Pyrenophora graminea Ito e Kuribayshi and P.teres (Died.) Drechsl. respectively cause leaf stripe and net blotch on barley leaves. Both pathogens are seed-borne and can systemically colonize their host. In contrast to P.teres, P. graminea cannot successfully cause disease by direct leaf infection. Since in the most part of their life cycle both pathogens show an intercellular mode of growth in host tissue, it was assumed that enzymes degrading pectic components of plant cell walls are involved in colonization. Previous results showed in Pyrenophora graminea cultured in several media containing pectin high a pectinolytic activity revealed by enzymatic assay while a faint expression of endopolygalacturonase (endo-PG) in Northern blot when RNAs were probed to a heterologous gene (clone pCC2 derived from Fusarium moniliforme). Further by PCR experiments in Pyrenophora graminea (strain I2-88) and Pyrenophora teres (I4-88) a genomic region between specific primers (inferred by the Fusarium moniliforme endo-PG gene sequence) has been amplified in both species: Pg2-PCR and Pt4-PCR respectively. Both PCR product were 1.5Kbp. Pg2-PCR has been used as a homologous probe in Northern blot experiments on P.graminea and P.teres RNAs in vitro induced by pectin or barley cell walls, compared to control RNAs. A strong expression has been detected in both fungi although it was constitutive and the transcript was at a lower mw (about 1Kbp) compared to the previous one recognized by pCC2 in P.graminea and to the one identified in F.moniliforme. Furthermore the probe Pg2-PCR apparently belongs only to Pyrenophora spp. genome since it does not recognize Fusarium moniliforme sequences neither in Northern blot nor in Southern blot experiments. Further analysis will focus on Pg2-PCR cloning and sequencing to identify both structure and function of the relative gene. A concomitant study about P.graminea secreted polygalacturonase activity showed a very high endo-PG activity in cultures containing pectin, an about ten-fold lower activity in cultures containing cell walls and only barely detectable activity in control cultures. Isoelectrofocusing patterns were equivalent in both inductive systems. The two main bands (42 kD and 40 kD, Ip about 8.5 and 7.5 respectively) were recognized in Western blot by a Fusarium moniliforme anti-PG polyclonal antibody. What is the significance of different results obtained by those two approaches is still an open question: on one side a constitutive gene function identified only by the homologous probe Pg2-PCR, on the other side an inducible activity identified by the heterologous antibody. Multiple forms of PG may exist in Pyrenophora spp. with different expression modes. It is noteworthy that both approaches produce equivalent results with two inductive systems (pectin and cell walls) suggesting a role of the same PGs in host-pathogen interaction. Pyrenophora graminea Ito e Kuribayshi and P.teres (Died.) Drechsl. respectively cause leaf stripe and net blotch on barley leaves. Since both pathogens show an intercellular mode of growth in part of their life cycle, pectinolitic enzymes could be important for host colonization. A 1.5 Kbp PCR product (Pg2-PCR), previously obtained from P.graminea with specific primers from Fusarium moniliforme endo-PG gene sequence, has been used as a homologous probe in Northern blot experiments.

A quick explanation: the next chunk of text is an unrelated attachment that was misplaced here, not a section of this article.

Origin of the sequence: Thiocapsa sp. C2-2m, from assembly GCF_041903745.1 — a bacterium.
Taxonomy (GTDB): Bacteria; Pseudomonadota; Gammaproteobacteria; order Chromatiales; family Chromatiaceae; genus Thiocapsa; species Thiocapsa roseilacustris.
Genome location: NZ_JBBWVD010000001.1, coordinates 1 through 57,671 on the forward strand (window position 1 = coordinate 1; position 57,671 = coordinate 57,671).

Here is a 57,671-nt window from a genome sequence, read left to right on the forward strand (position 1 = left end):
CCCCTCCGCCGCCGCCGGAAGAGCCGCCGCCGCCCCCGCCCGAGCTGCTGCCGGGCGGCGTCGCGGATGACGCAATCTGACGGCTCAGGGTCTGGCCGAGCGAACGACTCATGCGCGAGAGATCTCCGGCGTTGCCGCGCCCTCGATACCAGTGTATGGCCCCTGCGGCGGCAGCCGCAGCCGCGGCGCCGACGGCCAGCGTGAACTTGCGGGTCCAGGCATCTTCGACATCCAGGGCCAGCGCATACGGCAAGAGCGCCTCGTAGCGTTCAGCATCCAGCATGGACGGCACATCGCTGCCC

ANALYSIS OF PECTINOLYTIC ENZYMES AND RELATED GENES IN PYRENOPHORA SPP.

VERGARA, Mariarosaria;
1998

Abstract